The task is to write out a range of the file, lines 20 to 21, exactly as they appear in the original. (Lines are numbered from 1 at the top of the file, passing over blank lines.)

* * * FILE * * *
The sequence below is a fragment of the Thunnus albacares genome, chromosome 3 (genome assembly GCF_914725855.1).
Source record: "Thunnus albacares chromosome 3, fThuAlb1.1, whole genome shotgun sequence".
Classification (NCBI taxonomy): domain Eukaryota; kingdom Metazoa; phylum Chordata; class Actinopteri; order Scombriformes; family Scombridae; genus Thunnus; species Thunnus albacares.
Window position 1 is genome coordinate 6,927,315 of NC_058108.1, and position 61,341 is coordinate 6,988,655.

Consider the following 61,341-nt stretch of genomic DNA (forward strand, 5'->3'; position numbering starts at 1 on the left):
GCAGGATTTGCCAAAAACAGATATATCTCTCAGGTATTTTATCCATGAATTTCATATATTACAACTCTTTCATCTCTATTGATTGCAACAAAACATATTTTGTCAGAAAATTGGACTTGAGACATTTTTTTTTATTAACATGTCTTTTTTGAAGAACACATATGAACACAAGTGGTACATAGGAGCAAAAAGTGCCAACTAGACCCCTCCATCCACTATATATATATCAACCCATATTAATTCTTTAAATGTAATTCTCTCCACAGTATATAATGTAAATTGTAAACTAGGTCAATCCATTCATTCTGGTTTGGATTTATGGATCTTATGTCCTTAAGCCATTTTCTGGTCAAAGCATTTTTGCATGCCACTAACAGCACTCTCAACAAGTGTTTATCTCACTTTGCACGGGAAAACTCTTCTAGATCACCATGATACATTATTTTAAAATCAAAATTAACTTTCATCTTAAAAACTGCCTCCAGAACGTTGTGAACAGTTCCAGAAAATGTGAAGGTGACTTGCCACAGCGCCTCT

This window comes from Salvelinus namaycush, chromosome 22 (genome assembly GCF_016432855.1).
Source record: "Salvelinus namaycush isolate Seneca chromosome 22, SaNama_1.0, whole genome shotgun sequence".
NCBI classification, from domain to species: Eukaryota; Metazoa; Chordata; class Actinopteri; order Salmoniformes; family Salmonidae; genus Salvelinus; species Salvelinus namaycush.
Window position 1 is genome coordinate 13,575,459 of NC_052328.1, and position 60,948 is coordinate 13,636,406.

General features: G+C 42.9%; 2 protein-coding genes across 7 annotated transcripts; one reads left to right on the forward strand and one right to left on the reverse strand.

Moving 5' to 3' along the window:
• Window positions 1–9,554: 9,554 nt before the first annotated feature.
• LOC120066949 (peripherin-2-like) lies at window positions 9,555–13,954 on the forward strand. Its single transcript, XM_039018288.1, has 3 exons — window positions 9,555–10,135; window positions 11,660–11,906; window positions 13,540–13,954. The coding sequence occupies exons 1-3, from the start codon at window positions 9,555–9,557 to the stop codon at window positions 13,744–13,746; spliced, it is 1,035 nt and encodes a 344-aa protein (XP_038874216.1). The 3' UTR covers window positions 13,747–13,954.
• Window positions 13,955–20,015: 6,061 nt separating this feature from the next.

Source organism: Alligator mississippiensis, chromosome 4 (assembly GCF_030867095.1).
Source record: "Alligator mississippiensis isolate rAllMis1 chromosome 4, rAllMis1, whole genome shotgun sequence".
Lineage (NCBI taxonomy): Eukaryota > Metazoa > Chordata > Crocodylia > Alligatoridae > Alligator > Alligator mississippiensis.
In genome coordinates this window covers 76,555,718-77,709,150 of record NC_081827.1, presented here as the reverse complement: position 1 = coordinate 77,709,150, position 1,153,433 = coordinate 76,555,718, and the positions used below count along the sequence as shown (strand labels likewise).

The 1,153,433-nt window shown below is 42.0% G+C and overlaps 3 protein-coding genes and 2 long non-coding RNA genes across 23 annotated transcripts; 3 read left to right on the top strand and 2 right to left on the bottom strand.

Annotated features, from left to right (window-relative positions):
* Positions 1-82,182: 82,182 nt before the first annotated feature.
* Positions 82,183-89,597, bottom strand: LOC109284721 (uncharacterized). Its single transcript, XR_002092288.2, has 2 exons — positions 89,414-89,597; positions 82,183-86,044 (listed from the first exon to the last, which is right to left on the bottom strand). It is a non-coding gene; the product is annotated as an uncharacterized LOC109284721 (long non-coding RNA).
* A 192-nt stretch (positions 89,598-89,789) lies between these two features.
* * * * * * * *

The 1,153,433-nt window shown below is 42.0% G+C and overlaps 3 protein-coding genes and 2 long non-coding RNA genes across 23 annotated transcripts; 3 read left to right on the top strand and 2 right to left on the bottom strand.

Annotated features, from left to right (window-relative positions):